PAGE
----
Utilities¶

This section documents various helper functions included in the aubio library.

Note name conversion¶

aubio.note2midi(note)[source]¶

Convert note name to midi note number.

Input string note should be composed of one note root and one octave, with optionally one modifier in between.

List of valid components:

  • note roots: C, D, E, F, G, A, B,
  • modifiers: b, #, as well as unicode characters 𝄫, ♭, ♮, ♯ and 𝄪,
  • octave numbers: -1 -> 11.
Parameters:note (str) – note name
Returns:corresponding midi note number
Return type:int

Examples

>>> aubio.note2midi('C#4')
61
>>> aubio.note2midi('B♭5')
82
Raises:
  • TypeError – If note was not a string.
  • ValueError – If an error was found while converting note.
aubio.midi2note(midi)[source]¶

Convert midi note number to note name.

Parameters:midi (int [0, 128]) – input midi note number
Returns:note name
Return type:str

Examples

>>> aubio.midi2note(70)
'A#4'
>>> aubio.midi2note(59)
'B3'
Raises:
  • TypeError – If midi was not an integer.
  • ValueError – If midi is out of the range [0, 128].
aubio.freq2note(freq)[source]¶

Convert frequency in Hz to nearest note name.

Parameters:freq (float [0, 23000[) – input frequency, in Hz
Returns:name of the nearest note
Return type:str

Example

>>> aubio.freq2note(440)
'A4'
>>> aubio.freq2note(220.1)
'A3'
aubio.note2freq(note)[source]¶

Convert note name to corresponding frequency, in Hz.

Parameters:note (str) – input note name
Returns:freq – frequency, in Hz
Return type:float [0, 23000[

Example

>>> aubio.note2freq('A4')
440
>>> aubio.note2freq('A3')
220.1

Frequency conversion¶

aubio.freqtomidi(x, /, out=None, *, where=True, casting='same_kind', order='K', dtype=None, subok=True[, signature, extobj])¶

Convert frequency [0; 23000[ to midi [0; 128[.

Parameters:x (numpy.ndarray) – Array of frequencies, in Hz.
Returns:Converted frequencies, in midi note.
Return type:numpy.ndarray
aubio.miditofreq(x, /, out=None, *, where=True, casting='same_kind', order='K', dtype=None, subok=True[, signature, extobj])¶

Convert midi [0; 128[ to frequency [0, 23000].

Parameters:x (numpy.ndarray) – Array of frequencies, in midi note.
Returns:Converted frequencies, in Hz
Return type:numpy.ndarray
aubio.meltohz(m, htk=False)¶

Convert a scalar from mel scale to frequency.

Parameters:
  • m (float) – input mel
  • htk (bool) – if True, use Htk mel scale instead of Slaney.
Returns:

output frequency, in Hz

Return type:

float

See also

hztomel()

aubio.hztomel(f, htk=False)¶

Convert a scalar from frequency to mel scale.

Parameters:
  • m (float) – input frequency, in Hz
  • htk (bool) – if True, use Htk mel scale instead of Slaney.
Returns:

output mel

Return type:

float

See also

meltohz()

aubio.bintomidi(fftbin, samplerate, fftsize)¶

Convert FFT bin to frequency in midi note, given the sampling rate and the size of the FFT.

Parameters:
  • fftbin (float) – input frequency bin
  • samplerate (float) – sampling rate of the signal
  • fftsize (float) – size of the FFT
Returns:

Frequency converted to midi note.

Return type:

float

Example

>>> aubio.bintomidi(10, 44100, 1024)
68.62871551513672
aubio.miditobin(midi, samplerate, fftsize)¶

Convert frequency in midi note to FFT bin, given the sampling rate and the size of the FFT.

Parameters:
  • midi (float) – input frequency, in midi note
  • samplerate (float) – sampling rate of the signal
  • fftsize (float) – size of the FFT
Returns:

Frequency converted to FFT bin.

Return type:

float

Examples

>>> aubio.miditobin(69, 44100, 1024)
10.216779708862305
>>> aubio.miditobin(75.08, 32000, 512)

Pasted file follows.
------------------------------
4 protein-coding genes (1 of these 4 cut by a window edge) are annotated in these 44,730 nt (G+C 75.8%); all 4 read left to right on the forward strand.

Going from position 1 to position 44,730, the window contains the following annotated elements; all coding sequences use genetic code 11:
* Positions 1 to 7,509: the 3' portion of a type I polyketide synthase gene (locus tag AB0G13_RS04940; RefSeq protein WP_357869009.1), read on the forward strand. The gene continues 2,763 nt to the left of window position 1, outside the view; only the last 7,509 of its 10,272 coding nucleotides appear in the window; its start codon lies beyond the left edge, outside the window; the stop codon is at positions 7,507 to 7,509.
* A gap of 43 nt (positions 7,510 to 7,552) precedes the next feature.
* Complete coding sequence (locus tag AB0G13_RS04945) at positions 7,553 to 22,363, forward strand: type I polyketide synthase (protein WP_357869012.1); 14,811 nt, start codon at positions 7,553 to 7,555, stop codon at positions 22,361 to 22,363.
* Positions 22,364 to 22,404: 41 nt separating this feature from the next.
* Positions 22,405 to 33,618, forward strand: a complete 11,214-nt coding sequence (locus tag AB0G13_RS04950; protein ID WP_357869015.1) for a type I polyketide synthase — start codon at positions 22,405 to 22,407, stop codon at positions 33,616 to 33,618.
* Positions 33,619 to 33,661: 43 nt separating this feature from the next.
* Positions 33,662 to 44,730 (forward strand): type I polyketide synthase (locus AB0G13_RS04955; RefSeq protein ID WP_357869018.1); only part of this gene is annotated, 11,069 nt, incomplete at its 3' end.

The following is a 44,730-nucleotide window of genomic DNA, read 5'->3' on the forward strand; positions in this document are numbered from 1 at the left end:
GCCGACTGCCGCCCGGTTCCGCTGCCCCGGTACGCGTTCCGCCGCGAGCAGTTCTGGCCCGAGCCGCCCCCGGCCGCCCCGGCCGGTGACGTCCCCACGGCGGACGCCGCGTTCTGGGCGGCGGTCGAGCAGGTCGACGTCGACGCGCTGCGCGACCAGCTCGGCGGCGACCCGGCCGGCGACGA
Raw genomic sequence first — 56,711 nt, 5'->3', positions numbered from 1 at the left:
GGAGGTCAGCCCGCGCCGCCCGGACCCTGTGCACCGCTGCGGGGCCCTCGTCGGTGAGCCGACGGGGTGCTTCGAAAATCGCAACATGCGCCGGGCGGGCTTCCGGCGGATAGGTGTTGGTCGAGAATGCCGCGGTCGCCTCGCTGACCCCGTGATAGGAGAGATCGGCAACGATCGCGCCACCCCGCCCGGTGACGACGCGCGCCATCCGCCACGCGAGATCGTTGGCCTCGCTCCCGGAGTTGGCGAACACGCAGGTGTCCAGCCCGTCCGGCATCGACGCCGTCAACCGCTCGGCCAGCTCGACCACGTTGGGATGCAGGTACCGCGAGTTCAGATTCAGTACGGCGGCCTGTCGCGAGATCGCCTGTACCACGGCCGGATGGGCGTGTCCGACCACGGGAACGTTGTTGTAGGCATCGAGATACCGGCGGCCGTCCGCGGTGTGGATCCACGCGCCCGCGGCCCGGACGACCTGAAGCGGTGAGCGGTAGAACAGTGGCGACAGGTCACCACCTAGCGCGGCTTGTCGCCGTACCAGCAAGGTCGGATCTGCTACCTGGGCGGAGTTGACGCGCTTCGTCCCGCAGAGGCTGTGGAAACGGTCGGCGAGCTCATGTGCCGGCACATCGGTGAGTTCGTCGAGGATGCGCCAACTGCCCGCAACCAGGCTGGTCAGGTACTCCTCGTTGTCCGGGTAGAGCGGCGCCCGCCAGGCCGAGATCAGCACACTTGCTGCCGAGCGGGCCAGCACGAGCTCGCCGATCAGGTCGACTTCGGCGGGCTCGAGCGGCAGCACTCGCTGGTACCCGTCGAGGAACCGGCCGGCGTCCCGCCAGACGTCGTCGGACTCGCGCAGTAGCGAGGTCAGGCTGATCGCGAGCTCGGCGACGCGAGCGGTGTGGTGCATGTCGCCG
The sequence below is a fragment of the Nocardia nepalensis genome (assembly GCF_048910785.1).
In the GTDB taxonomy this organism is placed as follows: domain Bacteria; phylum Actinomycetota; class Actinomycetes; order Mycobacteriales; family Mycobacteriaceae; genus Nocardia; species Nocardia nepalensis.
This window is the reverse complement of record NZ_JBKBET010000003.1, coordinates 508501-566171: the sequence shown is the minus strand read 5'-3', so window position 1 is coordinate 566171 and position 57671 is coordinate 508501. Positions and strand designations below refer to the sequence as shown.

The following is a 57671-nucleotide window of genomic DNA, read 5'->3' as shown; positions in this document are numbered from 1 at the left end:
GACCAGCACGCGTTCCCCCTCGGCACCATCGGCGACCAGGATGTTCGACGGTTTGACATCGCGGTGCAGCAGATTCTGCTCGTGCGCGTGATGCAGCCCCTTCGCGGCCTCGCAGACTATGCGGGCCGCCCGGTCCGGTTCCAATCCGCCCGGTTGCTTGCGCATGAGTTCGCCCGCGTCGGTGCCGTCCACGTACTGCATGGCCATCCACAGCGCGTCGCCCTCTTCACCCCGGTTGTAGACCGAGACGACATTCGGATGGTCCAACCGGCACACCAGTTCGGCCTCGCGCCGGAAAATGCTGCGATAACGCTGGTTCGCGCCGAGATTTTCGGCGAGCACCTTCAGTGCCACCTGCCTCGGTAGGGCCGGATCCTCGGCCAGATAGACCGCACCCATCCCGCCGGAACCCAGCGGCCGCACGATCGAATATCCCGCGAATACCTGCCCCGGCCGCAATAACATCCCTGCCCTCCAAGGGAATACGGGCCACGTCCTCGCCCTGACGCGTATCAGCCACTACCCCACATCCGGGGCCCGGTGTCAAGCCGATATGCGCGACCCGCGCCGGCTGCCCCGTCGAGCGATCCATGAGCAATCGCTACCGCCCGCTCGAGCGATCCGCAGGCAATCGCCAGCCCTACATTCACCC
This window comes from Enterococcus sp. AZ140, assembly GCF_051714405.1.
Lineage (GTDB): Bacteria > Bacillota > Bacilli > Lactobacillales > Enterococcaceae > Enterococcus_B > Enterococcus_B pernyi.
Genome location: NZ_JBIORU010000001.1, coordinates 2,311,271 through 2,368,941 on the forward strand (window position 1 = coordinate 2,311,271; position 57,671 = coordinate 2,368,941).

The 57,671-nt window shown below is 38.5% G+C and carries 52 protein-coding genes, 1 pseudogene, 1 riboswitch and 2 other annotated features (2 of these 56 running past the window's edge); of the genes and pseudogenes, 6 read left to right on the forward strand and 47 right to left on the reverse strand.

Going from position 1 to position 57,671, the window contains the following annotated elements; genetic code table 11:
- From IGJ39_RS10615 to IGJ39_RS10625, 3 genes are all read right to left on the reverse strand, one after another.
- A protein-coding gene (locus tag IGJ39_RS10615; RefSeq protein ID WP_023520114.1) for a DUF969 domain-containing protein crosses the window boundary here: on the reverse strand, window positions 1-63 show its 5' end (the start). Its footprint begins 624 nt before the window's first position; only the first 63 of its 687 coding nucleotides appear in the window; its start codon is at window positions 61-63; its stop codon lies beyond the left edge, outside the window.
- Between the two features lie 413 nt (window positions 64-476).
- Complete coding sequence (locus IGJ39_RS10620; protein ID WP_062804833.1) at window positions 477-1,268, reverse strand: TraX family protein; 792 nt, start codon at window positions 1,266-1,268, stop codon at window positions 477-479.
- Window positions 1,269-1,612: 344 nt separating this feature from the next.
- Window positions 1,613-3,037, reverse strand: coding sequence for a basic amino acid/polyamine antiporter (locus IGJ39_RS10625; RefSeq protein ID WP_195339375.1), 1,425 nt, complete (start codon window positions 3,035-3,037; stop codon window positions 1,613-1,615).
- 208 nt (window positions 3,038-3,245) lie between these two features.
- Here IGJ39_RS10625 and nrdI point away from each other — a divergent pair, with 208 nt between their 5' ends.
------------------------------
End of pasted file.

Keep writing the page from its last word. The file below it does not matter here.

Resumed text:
10.002175331115723
aubio.bintofreq(fftbin, samplerate, fftsize)¶

Convert FFT bin to frequency in Hz, given the sampling rate and the size of the FFT.

Parameters:
  • fftbin (float) – input frequency bin
  • samplerate (float) – sampling rate of the signal
  • fftsize (float) – size of the FFT
Returns:

Frequency converted to Hz.

Return type:

float

Example

>>> aubio.bintofreq(10, 44100, 1024)
430.6640625
aubio.freqtobin(freq, samplerate, fftsize)¶

Convert frequency in Hz to FFT bin, given the sampling rate and the size of the FFT.

Parameters:
  • midi (float) – input frequency, in midi note
  • samplerate (float) – sampling rate of the signal
  • fftsize (float) – size of the FFT
Returns:

Frequency converted to FFT bin.

Return type:

float

Examples

>>> aubio.freqtobin(440, 44100, 1024)
10.216779708862305

Audio file slicing¶

aubio.slice_source_at_stamps(source_file, timestamps, timestamps_end=None, output_dir=None, samplerate=0, hopsize=256, create_first=False)[source]¶

Slice a sound file at given timestamps.

This function reads source_file and creates slices, new smaller files each starting at t in timestamps, a list of integer corresponding to time locations in source_file, in samples.

If timestamps_end is unspecified, the slices will end at timestamps_end[n] = timestamps[n+1]-1, or the end of file. Otherwise, timestamps_end should be a list with the same length as timestamps containing the locations of the end of each slice.

If output_dir is unspecified, the new slices will be written in the current directory. If output_dir is a string, new slices will be written in output_dir, after creating the directory if required.

The default samplerate is 0, meaning the original sampling rate of source_file will be used. When using a sampling rate different to the one of the original files, timestamps and timestamps_end should be expressed in the re-sampled signal.

The hopsize parameter simply tells source to use this hopsize and does not change the output slices.

If create_first is True and timestamps does not start with 0, the first slice from 0 to timestamps[0] - 1 will be automatically added.

Parameters:
  • source_file (str) – path of the resource to slice
  • timestamps (list of int) – time stamps at which to slice, in samples
  • timestamps_end (list of int (optional)) – time stamps at which to end the slices
  • output_dir (str (optional)) – output directory to write the slices to
  • samplerate (int (optional)) – samplerate to read the file at
  • hopsize (int (optional)) – number of samples read from source per iteration
  • create_first (bool (optional)) – always create the slice at the start of the file

Examples

Create two slices: the first slice starts at the beginning of the input file loop.wav and lasts exactly one second, starting at sample 0 and ending at sample 44099; the second slice starts at sample 44100 and lasts until the end of the input file: